Justice Interruptus: Critical Reflections on the "postsocialist" Condition

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Psychology Press, 1997 - Philosophy - 241 pages
2 Reviews
Refuting the argument to choose between "the politics of recognition" and the "politics of redistribution," Justice Interruptus integrates the best aspects of both. ********************************************************* ** What does it mean to think critically about politics at a time when inequality is increasing worldwide, when struggles for the recognition of difference are eclipsing struggles for social equality, and when we lack any credible vision of an alternative to the present order? Philosopher Nancy Fraser claims that the key is to overcome the false oppositions of "postsocialist" commonsense. Refuting the view that we must choose between "the politics of recognition" and the "politics of redistribution," Fraser argues for an integrative approach that encompasses the best aspects of both.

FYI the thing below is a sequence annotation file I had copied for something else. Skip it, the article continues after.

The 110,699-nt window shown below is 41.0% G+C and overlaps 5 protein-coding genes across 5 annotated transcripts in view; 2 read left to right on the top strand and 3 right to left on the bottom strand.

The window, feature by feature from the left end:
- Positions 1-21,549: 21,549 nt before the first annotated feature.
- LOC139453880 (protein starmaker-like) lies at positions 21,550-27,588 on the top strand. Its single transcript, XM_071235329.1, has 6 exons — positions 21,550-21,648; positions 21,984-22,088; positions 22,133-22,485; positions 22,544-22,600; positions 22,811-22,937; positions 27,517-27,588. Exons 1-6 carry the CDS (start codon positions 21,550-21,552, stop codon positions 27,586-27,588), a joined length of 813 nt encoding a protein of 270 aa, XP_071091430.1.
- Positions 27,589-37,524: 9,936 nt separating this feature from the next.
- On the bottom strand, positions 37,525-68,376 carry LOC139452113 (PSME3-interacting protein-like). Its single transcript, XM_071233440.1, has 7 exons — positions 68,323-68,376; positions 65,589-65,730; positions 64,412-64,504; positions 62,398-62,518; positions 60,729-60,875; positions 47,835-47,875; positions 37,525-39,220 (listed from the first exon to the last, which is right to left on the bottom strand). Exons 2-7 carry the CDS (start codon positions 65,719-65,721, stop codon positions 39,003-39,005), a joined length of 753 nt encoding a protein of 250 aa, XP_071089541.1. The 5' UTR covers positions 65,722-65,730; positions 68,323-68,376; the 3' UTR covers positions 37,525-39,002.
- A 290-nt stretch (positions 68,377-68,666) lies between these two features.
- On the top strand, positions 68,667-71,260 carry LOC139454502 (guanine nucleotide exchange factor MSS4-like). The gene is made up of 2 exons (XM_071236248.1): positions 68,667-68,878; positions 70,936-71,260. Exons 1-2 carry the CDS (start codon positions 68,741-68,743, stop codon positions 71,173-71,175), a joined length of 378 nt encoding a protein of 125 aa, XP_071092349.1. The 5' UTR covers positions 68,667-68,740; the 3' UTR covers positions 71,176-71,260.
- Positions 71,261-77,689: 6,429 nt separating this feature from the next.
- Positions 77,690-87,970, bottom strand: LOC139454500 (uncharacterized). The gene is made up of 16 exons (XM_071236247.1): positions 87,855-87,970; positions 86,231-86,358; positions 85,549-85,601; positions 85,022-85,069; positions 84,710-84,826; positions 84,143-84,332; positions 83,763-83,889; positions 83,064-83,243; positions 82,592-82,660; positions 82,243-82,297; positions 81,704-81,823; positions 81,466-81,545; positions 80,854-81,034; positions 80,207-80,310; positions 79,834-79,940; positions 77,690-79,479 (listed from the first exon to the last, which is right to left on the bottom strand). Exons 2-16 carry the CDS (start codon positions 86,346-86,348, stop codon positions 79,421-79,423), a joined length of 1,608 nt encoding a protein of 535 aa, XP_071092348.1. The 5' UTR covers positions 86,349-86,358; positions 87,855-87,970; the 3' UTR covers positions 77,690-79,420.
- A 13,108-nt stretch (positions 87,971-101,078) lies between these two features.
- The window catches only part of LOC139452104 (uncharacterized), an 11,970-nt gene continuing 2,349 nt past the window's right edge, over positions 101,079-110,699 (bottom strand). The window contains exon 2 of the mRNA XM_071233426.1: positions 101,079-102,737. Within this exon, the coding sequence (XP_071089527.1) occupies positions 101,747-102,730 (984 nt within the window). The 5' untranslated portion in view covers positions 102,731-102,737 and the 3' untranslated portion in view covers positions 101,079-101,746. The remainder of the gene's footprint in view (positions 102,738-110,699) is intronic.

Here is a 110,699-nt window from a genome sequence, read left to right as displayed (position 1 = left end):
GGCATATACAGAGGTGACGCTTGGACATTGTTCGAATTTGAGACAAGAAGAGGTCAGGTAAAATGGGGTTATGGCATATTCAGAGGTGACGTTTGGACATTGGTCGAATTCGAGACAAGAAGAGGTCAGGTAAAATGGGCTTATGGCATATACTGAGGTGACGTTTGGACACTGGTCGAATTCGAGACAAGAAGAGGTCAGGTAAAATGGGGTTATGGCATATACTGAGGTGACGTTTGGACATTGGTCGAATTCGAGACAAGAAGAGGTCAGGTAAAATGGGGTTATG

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Review: Justice Interruptus: Critical Reflections on the Postsocialist Condition: Rethinking Key Concepts of a Post-socialist Age

User Review  - Kristin Sinclair - Goodreads

thoughtfully written critical theory(ies) of justice that gave me quite a bit to think about. the book is more a collection of essays that sometimes reads disjointed. Read full review

Review: Justice Interruptus: Critical Reflections on the Postsocialist Condition: Rethinking Key Concepts of a Post-socialist Age

User Review  - Andrea - Goodreads

A enjoyable range of essays on a range of issues, what I love is the constant attempt to evaluate theory in terms of its practical and emancipatory possibilities, can it in fact enable us to achieve ... Read full review

Contents

From Redistribution to Recognition?
11
Public Spheres Genealogies and Symbolic Orders
67
Structuralism or Pragmatics?
151
On Iris Youngs Justice and the Politics of Difference
189
A Response to Seyla Benhabib and Judith Butler
207
Index
237
Copyright

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About the author (1997)

Nancy Fraser is Professor of Political Science in the Graduate Faculty of the New School for Social Research. She is the author of Unruly Practices: Power, Discourse and Gender in Contemporary Social Theory (1989), the co-author of Feminist Contentions: A Philosophical Exchange (Routledge, 1994), and the co-editor of Revaluing French Feminism: Critical Essays on Difference, Agency, and Culture (1992).

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